are already talking about doing that, and i'm hopeful that they can begin a series of hearings. nobody has said obamacare is perfect, nobody has said our health care system doesn't need fixing. the problem was, when they tried to pull the rug out from under the existing health care, change it, improve it, but don't just take a knife and tried to destroy it and put nothing in its place. we can work together and i said that on the floor last night, and a whole number of republicans were usually more quiet and conservative came over to me and thanked me and said they want to do it. so on health care, but also in the senate as a whole, i hope what john mccain did would be regarded in history as a turning point. where the senate turned back from its partisanship and
started working together. we long for it, we year -- there are forces that get in the way, but sometimes you need a little spark that inspires the forces of coming together to outweigh the forces of pulling apart. john mccain may have done that. i intend to follow to the finis finish. two other things i would say -- >> melissa: that was chuck schumer they're talking about health care and where we stand. president trump weighing in on twitter. three republicans and 48 democrats let the american people down. as i said from the beginning, let obamacare implode, then deal. watch. and he slab is former acting administrator for medicare and medicaid services under president obama, dr. marc siegel is professor of medicine and a member of the fox news medical aid team. dr. siegel, will start with you.
everybody is a sort taking victory laps or wanting to lay down in the road and give up and they fixed nothing. what can they do to actually fix this mess? >> i think they should take a deep breath and start to look at what's actually going on in the doctor's office because i hear politicians debating this all day long. andy notwithstanding who i'm on with. in a doctor's office, as of 2009, we have electronic health records what's soaks up all of our time. face time is down, we don't have any reform, as we practice defensively. there is more and more insurance regulations and we are paid less. the problem is that everybody keeps mixing up the word insurance and health care. it is deliberate. if you have health insurance, you have health care, but if you come to see me, i might find there's a specialist i want to refer you to and they don't take the insurance that you have. i might not be able to get you into the hospital for the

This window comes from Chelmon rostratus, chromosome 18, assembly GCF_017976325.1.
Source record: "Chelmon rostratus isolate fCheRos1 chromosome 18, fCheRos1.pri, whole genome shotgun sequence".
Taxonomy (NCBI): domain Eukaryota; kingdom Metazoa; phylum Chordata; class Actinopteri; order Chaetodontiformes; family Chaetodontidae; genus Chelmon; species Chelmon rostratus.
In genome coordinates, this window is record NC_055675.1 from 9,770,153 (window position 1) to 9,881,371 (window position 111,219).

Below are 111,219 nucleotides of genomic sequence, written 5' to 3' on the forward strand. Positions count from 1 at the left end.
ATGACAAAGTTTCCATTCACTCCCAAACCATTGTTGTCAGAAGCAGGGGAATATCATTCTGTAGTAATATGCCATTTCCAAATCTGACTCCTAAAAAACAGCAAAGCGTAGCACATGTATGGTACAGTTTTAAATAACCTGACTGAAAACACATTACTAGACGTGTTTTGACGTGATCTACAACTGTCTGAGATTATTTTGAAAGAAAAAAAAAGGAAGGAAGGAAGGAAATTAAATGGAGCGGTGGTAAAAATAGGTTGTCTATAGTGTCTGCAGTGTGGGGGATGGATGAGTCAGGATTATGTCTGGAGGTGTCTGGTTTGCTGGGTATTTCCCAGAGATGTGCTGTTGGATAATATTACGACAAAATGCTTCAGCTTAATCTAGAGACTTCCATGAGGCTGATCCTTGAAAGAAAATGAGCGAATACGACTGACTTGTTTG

treatment you want. it's getting harder and harder for doctors to practice. on the medicaid side which andy was in charge of, i want to hear one statistic. in 1986 when the new york mets won the world series, medicaid was 2.5% of the federal budget. today, it's 9.5% of the budget. it's skyrocketed up and yes, more people are covered, but it's a lot of wasted assistance. we have to cut back on waste and we have to improve the lives of physicians. >> melissa: andy, how do you do that? >> i think this has always been about how do we get better ideas so we can cover more people more affordably? 70% of the immigrant public or greater one both parties to work together. >> melissa: give me some of those ideas. they're not even nibbling around the edges, this whole thing is so ridiculous, i'm so frustrated, i know our audience is frustrated, what are some ideas for controlling cost? let's are there. >> sure, i think you're exactly
right and part of the reason people are frustrated is that we haven't had a chance to hear from the experts and i think people will tell you that in this country, we charged much for health care, we wait for people to get sick before we treat them, we don't invest in primary care, we don't invest in the positive health, we don't focus on wellness. not all of those are legislative things. when it comes to congress, i think at the very least, what we owe ourselves is a more open process, is a process where we can use regular order and committee hearings and we can do it the way we used to do it because there are ideas that challenge us -- >> melissa: i'm trying to make a little headway. dr. siegel, when you're talking about cutting costs and he sang wellness, if people were more focused on not getting sick in the first place, maybe you have to pay for more of the crisis when it comes your way in order to focus the mind on working